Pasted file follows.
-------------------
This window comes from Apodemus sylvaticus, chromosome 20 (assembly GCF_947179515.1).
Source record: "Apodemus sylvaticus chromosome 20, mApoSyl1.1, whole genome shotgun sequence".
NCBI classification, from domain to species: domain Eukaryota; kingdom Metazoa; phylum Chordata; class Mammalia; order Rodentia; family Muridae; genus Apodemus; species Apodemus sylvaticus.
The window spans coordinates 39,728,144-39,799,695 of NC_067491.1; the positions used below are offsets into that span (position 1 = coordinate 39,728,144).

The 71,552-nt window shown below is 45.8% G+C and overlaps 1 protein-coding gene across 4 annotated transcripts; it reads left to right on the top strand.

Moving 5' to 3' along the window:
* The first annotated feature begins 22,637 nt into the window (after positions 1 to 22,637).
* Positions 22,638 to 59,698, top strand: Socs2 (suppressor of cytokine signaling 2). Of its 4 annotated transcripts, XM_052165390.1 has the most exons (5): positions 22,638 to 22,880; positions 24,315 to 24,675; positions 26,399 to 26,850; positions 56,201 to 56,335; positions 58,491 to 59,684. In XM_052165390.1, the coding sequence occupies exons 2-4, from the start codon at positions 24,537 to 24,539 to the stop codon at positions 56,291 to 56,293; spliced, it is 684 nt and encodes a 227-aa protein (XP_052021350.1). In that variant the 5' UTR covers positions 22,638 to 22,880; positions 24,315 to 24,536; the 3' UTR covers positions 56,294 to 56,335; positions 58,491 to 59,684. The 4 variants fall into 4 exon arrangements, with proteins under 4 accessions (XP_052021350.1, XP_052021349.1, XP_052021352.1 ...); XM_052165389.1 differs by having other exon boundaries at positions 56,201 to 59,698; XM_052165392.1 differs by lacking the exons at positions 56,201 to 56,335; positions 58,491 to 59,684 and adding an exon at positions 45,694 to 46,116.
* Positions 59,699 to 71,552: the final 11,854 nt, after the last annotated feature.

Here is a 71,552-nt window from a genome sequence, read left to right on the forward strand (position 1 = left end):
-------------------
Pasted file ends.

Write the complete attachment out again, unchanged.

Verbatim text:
This window comes from Apodemus sylvaticus, chromosome 20 (assembly GCF_947179515.1).
Source record: "Apodemus sylvaticus chromosome 20, mApoSyl1.1, whole genome shotgun sequence".
NCBI classification, from domain to species: domain Eukaryota; kingdom Metazoa; phylum Chordata; class Mammalia; order Rodentia; family Muridae; genus Apodemus; species Apodemus sylvaticus.
The window spans coordinates 39,728,144-39,799,695 of NC_067491.1; the positions used below are offsets into that span (position 1 = coordinate 39,728,144).

The 71,552-nt window shown below is 45.8% G+C and overlaps 1 protein-coding gene across 4 annotated transcripts; it reads left to right on the top strand.

Moving 5' to 3' along the window:
* The first annotated feature begins 22,637 nt into the window (after positions 1 to 22,637).
* Positions 22,638 to 59,698, top strand: Socs2 (suppressor of cytokine signaling 2). Of its 4 annotated transcripts, XM_052165390.1 has the most exons (5): positions 22,638 to 22,880; positions 24,315 to 24,675; positions 26,399 to 26,850; positions 56,201 to 56,335; positions 58,491 to 59,684. In XM_052165390.1, the coding sequence occupies exons 2-4, from the start codon at positions 24,537 to 24,539 to the stop codon at positions 56,291 to 56,293; spliced, it is 684 nt and encodes a 227-aa protein (XP_052021350.1). In that variant the 5' UTR covers positions 22,638 to 22,880; positions 24,315 to 24,536; the 3' UTR covers positions 56,294 to 56,335; positions 58,491 to 59,684. The 4 variants fall into 4 exon arrangements, with proteins under 4 accessions (XP_052021350.1, XP_052021349.1, XP_052021352.1 ...); XM_052165389.1 differs by having other exon boundaries at positions 56,201 to 59,698; XM_052165392.1 differs by lacking the exons at positions 56,201 to 56,335; positions 58,491 to 59,684 and adding an exon at positions 45,694 to 46,116.
* Positions 59,699 to 71,552: the final 11,854 nt, after the last annotated feature.

Here is a 71,552-nt window from a genome sequence, read left to right on the forward strand (position 1 = left end):